Of course it is not easy. The problem is to know when the bubble is about to burst. That requires market timing skill. But at least, if one cannot make money he should be able to escape getting butchered if he remembers history. Non?
I've been able to demonstrate to my entire satisfaction that my market timing skills are worse than zero. That's why I've been very satisfied with the results of rebalancing within very wide bands since I ER'd at the end of 2002.

My results with a nominal 50/50 have been about 8.3% (annualized per Quicken) vs about 10% or so for the Vanguard 500 index fund. Of course it would have been better just to stay with the index 500 for the whole ride but I don't think I would have had the intestinal fortitude to resist doing something stupid during the 2008 shenanigans if I had been 100% in stocks.
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Old 01-21-2015, 09:22 PM   #13
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I don't think Faber is saying that sentiment is the cause but he's implying it's predictive by correlation with the next year's return.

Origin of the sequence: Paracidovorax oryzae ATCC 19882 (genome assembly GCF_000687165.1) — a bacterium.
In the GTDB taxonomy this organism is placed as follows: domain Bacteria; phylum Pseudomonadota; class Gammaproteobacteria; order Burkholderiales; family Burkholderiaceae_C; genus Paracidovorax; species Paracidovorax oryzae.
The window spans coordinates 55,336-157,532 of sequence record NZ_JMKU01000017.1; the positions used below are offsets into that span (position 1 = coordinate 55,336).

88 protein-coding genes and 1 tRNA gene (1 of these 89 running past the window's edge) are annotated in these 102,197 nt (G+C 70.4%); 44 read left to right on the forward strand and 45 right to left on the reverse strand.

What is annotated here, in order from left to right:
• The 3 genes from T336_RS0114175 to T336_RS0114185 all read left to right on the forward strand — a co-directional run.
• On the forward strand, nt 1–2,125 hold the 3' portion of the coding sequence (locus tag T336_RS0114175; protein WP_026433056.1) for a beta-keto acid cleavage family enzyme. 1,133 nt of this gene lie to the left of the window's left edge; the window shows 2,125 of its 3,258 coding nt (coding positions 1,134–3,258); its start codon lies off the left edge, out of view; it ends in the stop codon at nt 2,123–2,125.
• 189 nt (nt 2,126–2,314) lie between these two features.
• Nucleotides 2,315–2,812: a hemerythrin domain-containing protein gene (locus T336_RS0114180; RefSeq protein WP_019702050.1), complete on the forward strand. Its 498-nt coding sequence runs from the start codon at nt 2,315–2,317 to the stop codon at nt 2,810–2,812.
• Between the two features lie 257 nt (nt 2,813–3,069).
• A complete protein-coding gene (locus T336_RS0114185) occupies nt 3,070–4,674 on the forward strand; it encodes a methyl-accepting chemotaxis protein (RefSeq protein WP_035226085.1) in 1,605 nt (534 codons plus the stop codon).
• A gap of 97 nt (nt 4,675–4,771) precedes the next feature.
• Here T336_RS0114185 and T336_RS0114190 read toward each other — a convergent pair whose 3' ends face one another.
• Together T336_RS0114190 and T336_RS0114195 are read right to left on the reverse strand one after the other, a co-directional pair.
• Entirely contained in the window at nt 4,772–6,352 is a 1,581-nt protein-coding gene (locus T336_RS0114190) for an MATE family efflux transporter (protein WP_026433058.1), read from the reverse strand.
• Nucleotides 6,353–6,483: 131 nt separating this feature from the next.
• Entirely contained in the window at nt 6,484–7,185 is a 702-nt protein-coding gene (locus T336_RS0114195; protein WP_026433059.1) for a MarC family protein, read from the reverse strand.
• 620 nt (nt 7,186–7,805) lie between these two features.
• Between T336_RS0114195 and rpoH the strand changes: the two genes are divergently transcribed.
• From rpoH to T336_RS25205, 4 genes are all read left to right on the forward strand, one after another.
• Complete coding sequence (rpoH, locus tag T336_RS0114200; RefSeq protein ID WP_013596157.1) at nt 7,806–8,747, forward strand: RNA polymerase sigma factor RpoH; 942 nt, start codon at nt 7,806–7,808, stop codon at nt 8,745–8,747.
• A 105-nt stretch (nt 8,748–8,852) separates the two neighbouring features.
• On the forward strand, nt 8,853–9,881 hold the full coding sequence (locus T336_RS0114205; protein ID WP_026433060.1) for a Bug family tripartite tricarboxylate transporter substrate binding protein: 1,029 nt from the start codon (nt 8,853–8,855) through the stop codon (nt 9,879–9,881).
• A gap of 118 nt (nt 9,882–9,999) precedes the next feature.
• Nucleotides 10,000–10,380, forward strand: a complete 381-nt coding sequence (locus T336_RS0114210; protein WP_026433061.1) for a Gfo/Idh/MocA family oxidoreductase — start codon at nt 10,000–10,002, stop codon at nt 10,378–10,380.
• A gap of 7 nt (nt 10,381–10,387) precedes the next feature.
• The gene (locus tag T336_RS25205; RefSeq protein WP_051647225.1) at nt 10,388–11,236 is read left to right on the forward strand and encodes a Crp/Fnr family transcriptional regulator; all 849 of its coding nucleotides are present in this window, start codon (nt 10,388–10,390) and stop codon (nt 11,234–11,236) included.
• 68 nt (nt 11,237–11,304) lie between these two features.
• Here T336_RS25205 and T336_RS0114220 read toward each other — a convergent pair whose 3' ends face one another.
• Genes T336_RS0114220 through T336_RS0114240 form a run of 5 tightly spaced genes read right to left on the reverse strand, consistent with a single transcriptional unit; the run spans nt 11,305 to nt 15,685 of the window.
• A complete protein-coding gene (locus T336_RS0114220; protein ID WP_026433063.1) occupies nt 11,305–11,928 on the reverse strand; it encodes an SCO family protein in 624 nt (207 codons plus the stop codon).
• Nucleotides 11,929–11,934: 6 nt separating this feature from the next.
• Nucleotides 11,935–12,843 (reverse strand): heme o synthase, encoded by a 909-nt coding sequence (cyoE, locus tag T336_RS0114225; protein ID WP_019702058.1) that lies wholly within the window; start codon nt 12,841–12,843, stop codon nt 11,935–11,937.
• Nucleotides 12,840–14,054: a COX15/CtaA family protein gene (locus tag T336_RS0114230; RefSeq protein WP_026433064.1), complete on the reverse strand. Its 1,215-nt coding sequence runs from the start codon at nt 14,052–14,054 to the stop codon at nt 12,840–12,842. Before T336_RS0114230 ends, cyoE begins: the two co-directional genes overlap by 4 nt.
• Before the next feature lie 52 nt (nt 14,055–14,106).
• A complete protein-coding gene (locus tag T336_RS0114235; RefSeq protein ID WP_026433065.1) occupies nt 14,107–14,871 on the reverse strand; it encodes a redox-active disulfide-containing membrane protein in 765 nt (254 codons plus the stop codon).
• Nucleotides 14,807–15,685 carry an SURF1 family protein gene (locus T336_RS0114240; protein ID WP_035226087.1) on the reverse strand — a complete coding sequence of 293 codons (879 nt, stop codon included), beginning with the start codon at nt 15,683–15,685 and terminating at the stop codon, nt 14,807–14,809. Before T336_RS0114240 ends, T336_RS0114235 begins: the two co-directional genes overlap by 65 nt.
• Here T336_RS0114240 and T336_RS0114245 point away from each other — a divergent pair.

The graph is terrible though. Would have been much better to present as a scatterplot.
I should have phrased my remarks better, there is no causation or predictive value in investor sentiment indexes. Think about it for a moment, if it were that simple everyone would use it and its predictive value would disappear, such is the effect of an efficient market.
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Old 01-22-2015, 12:35 AM   #14
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We cannot use Efficient Market Hypothesis (EMH) to dismiss ideas offhand because we will not get very far with anything. Let me apply EMH in a case that just comes to mind.

They say doctors make more income than the average Joe, but we know that it cannot be so due to EMH.

If doctors really made more money, then other workers, being desirous of money, would also become doctors. This had the effect of increasing the supply and the surplus of doctors would dilute their earning power. They would end up earning just the average income of the population.

Well, everybody makes the same money anyway, EMH tells you, not just doctors.

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Originally Posted by gcgang View Post